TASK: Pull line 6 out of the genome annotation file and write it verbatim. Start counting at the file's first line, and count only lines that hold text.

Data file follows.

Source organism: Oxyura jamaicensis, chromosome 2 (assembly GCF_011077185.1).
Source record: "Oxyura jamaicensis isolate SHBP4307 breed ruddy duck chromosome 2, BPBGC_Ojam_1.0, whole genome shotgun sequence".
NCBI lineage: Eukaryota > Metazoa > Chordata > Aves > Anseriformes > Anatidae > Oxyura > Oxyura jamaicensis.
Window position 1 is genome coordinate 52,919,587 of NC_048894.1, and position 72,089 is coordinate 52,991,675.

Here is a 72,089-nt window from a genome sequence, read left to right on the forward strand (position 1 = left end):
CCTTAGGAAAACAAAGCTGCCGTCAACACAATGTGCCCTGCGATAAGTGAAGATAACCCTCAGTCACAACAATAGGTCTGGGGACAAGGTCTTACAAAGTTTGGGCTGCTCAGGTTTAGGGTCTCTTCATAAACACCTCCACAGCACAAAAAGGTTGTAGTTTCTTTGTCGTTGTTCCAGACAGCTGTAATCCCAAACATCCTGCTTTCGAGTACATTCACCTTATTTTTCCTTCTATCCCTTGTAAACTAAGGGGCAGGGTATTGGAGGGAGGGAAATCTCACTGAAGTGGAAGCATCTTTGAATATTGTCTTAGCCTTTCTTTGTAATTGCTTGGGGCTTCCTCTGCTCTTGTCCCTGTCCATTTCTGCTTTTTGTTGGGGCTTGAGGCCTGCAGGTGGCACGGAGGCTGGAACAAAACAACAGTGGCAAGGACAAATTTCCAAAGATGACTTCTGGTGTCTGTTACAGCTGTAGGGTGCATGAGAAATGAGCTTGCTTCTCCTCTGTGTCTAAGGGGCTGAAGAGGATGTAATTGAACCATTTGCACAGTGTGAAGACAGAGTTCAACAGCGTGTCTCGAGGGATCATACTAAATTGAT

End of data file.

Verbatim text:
CCTTAGGAAAACAAAGCTGCCGTCAACACAATGTGCCCTGCGATAAGTGAAGATAACCCTCAGTCACAACAATAGGTCTGGGGACAAGGTCTTACAAAGTTTGGGCTGCTCAGGTTTAGGGTCTCTTCATAAACACCTCCACAGCACAAAAAGGTTGTAGTTTCTTTGTCGTTGTTCCAGACAGCTGTAATCCCAAACATCCTGCTTTCGAGTACATTCACCTTATTTTTCCTTCTATCCCTTGTAAACTAAGGGGCAGGGTATTGGAGGGAGGGAAATCTCACTGAAGTGGAAGCATCTTTGAATATTGTCTTAGCCTTTCTTTGTAATTGCTTGGGGCTTCCTCTGCTCTTGTCCCTGTCCATTTCTGCTTTTTGTTGGGGCTTGAGGCCTGCAGGTGGCACGGAGGCTGGAACAAAACAACAGTGGCAAGGACAAATTTCCAAAGATGACTTCTGGTGTCTGTTACAGCTGTAGGGTGCATGAGAAATGAGCTTGCTTCTCCTCTGTGTCTAAGGGGCTGAAGAGGATGTAATTGAACCATTTGCACAGTGTGAAGACAGAGTTCAACAGCGTGTCTCGAGGGATCATACTAAATTGAT